Via LSC Blog
By Alfredo Rosales ’24

Life has a funny way of coming full circle. I was born in Tepic, Nayarit, a little-known Mexican city along the Pacific coast. Tepic is one of the poorest capitals of any state in Mexico and has historically been plagued with high levels of violence, crime, and corruption. In pursuit of a better life, my parents decided to relocate our family to San Antonio, Texas, a few days shy of my tenth birthday. Growing up, my family faced many of the same problems afflicting millions of immigrants in this country – work instability, housing insecurity, and difficulty adapting to a new language and culture. As a young boy, I could’ve never imagined that one day I’d be advocating for people facing similar challenges. As a student attorney at the Legal Services Center, I’ve been able to do exactly that, all while sharpening my legal skills. 

In the Fall of 2022, I represented tenants facing eviction proceedings as part of the Housing Law Clinic under the supervision of Clinical Instructors Maureen McDonaghJulia Devanthéry, and Samir Hanna. Housing issues have had a profound effect on many facets of my life.  

When my family moved to Texas, my father assumed the financial helm of our family. My father was undeniably brilliant but lacked discipline. Refusing to take a regular job, my father became a serial entrepreneur, frequently coming up with innovative but impractical business ideas that failed to generate a steady income stream. My mother, a successful dermatologist, assumed the role of homemaker after we moved to San Antonio. Looking back, our family would have been much better off financially had my parents’ roles been reversed. For years, our family moved from one apartment to the next as the overdue letters and eviction notices mounted at an alarming rate. Ultimately, my father was able to convince the leasing manager at a student housing complex near the University of Texas at San Antonio to allow our family to rent an apartment. Our family became well-known in a complex otherwise inhabited by college students. This unorthodox arrangement resulted in the most stable stretch of housing in my early years.  

Professionally, I spent my first few years out of college working at Wells Fargo Home Mortgage, the country’s largest home mortgage servicer and originator. I joined the bank to assist in remediation efforts in the aftermath of the housing crisis. In this role, I helped hundreds of struggling homeowners retain their homes through government-subsidized loan modifications. Unfortunately, in many instances, a modification wasn’t viable, so I reluctantly recommended foreclosing on countless others. Ironically, my work in banking, which wrecked the economic foundation of hundreds of families, provided my family with the financial cushion to never again have to worry about basic necessities.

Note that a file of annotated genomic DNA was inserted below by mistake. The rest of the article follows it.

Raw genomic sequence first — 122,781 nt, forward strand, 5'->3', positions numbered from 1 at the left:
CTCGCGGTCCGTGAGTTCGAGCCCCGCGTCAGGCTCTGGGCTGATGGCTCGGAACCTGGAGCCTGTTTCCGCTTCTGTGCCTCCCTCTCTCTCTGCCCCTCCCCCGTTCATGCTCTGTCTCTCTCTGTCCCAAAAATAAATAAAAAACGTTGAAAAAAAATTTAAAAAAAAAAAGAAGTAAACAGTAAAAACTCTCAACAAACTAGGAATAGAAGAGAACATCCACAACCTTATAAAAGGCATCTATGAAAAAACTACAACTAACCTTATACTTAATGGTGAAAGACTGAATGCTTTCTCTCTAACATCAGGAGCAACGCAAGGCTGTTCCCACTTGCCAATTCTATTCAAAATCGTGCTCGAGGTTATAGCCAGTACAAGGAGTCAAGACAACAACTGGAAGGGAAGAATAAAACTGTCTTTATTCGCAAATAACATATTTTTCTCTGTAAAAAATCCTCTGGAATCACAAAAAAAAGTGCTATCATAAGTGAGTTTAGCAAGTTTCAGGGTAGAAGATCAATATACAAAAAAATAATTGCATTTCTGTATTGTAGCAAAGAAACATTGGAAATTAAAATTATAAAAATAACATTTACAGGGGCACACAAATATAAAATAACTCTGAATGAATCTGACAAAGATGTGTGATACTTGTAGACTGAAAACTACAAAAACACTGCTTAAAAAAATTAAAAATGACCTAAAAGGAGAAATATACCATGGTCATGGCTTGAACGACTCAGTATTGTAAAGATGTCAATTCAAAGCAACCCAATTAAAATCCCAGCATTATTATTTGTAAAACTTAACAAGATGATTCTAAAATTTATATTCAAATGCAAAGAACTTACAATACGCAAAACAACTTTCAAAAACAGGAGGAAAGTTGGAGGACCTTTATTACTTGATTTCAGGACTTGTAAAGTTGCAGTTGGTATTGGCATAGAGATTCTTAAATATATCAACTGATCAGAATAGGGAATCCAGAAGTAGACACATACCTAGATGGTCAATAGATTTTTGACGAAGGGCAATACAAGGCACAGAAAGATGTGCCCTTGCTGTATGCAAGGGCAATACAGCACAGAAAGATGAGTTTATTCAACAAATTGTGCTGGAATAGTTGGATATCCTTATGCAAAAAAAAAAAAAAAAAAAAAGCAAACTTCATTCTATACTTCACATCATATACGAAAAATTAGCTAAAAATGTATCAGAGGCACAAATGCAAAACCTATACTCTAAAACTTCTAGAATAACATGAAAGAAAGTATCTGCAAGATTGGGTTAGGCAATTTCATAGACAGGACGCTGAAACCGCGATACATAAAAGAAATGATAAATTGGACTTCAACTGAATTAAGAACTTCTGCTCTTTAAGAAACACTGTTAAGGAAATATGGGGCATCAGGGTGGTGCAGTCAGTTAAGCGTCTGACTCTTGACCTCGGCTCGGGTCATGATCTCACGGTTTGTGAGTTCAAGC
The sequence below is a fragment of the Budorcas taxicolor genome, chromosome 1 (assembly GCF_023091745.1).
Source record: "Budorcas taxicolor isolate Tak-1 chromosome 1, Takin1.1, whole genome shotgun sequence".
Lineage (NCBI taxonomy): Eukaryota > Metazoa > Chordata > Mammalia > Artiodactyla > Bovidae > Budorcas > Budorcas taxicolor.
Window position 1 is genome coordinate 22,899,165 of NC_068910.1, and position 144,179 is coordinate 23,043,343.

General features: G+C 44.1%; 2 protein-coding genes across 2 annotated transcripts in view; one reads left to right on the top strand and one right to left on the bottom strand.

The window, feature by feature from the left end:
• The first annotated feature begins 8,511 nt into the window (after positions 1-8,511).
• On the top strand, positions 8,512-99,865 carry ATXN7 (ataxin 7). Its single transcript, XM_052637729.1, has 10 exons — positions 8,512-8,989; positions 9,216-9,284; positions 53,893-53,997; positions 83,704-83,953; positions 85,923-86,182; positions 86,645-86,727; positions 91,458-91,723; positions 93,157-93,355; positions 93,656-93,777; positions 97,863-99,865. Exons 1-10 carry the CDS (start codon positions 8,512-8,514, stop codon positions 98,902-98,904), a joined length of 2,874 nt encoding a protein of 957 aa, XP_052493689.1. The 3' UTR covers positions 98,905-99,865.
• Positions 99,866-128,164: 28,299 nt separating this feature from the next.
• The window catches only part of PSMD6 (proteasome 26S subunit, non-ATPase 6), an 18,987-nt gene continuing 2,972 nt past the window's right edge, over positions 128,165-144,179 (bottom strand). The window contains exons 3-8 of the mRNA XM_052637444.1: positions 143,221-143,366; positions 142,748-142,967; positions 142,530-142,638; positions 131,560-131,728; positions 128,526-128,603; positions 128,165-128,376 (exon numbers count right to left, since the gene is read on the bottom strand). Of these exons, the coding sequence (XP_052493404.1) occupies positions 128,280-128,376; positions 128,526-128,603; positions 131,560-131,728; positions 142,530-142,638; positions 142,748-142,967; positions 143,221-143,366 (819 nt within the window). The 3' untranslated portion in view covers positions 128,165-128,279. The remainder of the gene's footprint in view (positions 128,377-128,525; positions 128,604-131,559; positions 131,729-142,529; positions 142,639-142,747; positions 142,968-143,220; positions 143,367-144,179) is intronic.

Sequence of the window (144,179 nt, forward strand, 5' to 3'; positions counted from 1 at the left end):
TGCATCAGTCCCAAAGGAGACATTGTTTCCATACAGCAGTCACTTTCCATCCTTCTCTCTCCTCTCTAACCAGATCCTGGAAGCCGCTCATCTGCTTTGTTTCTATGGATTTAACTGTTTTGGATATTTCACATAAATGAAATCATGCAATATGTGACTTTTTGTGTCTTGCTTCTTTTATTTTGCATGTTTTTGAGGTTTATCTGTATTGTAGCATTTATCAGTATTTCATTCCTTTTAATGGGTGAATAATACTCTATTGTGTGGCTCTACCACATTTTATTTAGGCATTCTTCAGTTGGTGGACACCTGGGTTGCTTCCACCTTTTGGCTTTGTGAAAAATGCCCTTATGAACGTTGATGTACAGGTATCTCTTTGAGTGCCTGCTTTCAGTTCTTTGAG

I often say, jokingly, that I joined the Housing Clinic to make amends for my time in banking. My time in the clinic was life–changing. I had the privilege of working directly with Instructor Maureen McDonagh. Maureen is a bit of a local celebrity and a pillar of Harvard’s Legal Services Center. I could not have imagined a better mentor for this clinical journey. Maureen has an incredibly high emotional intelligence and a vast knowledge of housing law. She leads the clinic’s partnership with City Life/Vida Urbana, a grassroots community organization helping people going through eviction proceedings. Once a week throughout the semester, student attorneys working under Maureen joined a standing virtual session with City Life/Vida Urbana, at which local residents dealing with housing issues would consult with student attorneys. As the only Spanish speaker in the clinic, I got to spend an extra day a week counseling people who only spoke my native language. In many of these people I saw my parents, and I felt privileged to be able to assist them in issues all too familiar to me.